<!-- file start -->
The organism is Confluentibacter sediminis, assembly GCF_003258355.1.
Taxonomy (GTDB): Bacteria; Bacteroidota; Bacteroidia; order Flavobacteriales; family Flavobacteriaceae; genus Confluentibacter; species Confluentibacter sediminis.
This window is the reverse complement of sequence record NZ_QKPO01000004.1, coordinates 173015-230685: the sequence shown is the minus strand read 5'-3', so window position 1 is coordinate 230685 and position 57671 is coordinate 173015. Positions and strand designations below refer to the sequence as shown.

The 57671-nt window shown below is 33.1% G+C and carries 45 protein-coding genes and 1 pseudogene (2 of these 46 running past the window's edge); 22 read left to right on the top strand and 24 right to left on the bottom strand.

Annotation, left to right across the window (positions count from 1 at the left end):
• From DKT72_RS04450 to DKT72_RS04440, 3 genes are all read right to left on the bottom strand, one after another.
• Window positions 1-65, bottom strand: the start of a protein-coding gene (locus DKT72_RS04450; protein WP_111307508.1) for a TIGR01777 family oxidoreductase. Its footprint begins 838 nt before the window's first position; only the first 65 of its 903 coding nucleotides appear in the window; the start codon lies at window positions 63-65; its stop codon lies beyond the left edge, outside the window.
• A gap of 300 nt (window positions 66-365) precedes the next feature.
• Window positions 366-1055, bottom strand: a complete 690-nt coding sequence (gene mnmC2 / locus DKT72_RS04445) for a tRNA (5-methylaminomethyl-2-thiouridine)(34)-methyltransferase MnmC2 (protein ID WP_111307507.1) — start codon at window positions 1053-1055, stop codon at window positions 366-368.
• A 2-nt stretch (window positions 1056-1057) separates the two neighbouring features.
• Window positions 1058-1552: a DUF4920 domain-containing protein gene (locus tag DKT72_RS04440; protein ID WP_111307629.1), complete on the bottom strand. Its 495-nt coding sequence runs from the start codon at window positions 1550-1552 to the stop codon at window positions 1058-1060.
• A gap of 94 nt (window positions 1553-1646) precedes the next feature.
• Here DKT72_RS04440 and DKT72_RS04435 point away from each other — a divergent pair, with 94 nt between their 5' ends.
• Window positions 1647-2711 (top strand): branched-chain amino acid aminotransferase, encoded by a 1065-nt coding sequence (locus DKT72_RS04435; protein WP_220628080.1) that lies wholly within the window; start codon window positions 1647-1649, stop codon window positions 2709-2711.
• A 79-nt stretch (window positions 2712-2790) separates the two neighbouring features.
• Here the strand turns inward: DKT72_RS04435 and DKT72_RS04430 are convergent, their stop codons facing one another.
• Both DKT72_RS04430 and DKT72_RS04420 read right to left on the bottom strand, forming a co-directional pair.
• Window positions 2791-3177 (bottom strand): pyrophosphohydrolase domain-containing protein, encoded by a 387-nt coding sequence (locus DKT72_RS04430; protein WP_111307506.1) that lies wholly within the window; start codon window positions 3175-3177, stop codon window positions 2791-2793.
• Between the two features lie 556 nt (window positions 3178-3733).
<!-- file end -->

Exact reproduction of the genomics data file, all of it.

The organism is Confluentibacter sediminis, assembly GCF_003258355.1.
Taxonomy (GTDB): Bacteria; Bacteroidota; Bacteroidia; order Flavobacteriales; family Flavobacteriaceae; genus Confluentibacter; species Confluentibacter sediminis.
This window is the reverse complement of sequence record NZ_QKPO01000004.1, coordinates 173015-230685: the sequence shown is the minus strand read 5'-3', so window position 1 is coordinate 230685 and position 57671 is coordinate 173015. Positions and strand designations below refer to the sequence as shown.

The 57671-nt window shown below is 33.1% G+C and carries 45 protein-coding genes and 1 pseudogene (2 of these 46 running past the window's edge); 22 read left to right on the top strand and 24 right to left on the bottom strand.

Annotation, left to right across the window (positions count from 1 at the left end):
• From DKT72_RS04450 to DKT72_RS04440, 3 genes are all read right to left on the bottom strand, one after another.
• Window positions 1-65, bottom strand: the start of a protein-coding gene (locus DKT72_RS04450; protein WP_111307508.1) for a TIGR01777 family oxidoreductase. Its footprint begins 838 nt before the window's first position; only the first 65 of its 903 coding nucleotides appear in the window; the start codon lies at window positions 63-65; its stop codon lies beyond the left edge, outside the window.
• A gap of 300 nt (window positions 66-365) precedes the next feature.
• Window positions 366-1055, bottom strand: a complete 690-nt coding sequence (gene mnmC2 / locus DKT72_RS04445) for a tRNA (5-methylaminomethyl-2-thiouridine)(34)-methyltransferase MnmC2 (protein ID WP_111307507.1) — start codon at window positions 1053-1055, stop codon at window positions 366-368.
• A 2-nt stretch (window positions 1056-1057) separates the two neighbouring features.
• Window positions 1058-1552: a DUF4920 domain-containing protein gene (locus tag DKT72_RS04440; protein ID WP_111307629.1), complete on the bottom strand. Its 495-nt coding sequence runs from the start codon at window positions 1550-1552 to the stop codon at window positions 1058-1060.
• A gap of 94 nt (window positions 1553-1646) precedes the next feature.
• Here DKT72_RS04440 and DKT72_RS04435 point away from each other — a divergent pair, with 94 nt between their 5' ends.
• Window positions 1647-2711 (top strand): branched-chain amino acid aminotransferase, encoded by a 1065-nt coding sequence (locus DKT72_RS04435; protein WP_220628080.1) that lies wholly within the window; start codon window positions 1647-1649, stop codon window positions 2709-2711.
• A 79-nt stretch (window positions 2712-2790) separates the two neighbouring features.
• Here the strand turns inward: DKT72_RS04435 and DKT72_RS04430 are convergent, their stop codons facing one another.
• Both DKT72_RS04430 and DKT72_RS04420 read right to left on the bottom strand, forming a co-directional pair.
• Window positions 2791-3177 (bottom strand): pyrophosphohydrolase domain-containing protein, encoded by a 387-nt coding sequence (locus DKT72_RS04430; protein WP_111307506.1) that lies wholly within the window; start codon window positions 3175-3177, stop codon window positions 2791-2793.
• Between the two features lie 556 nt (window positions 3178-3733).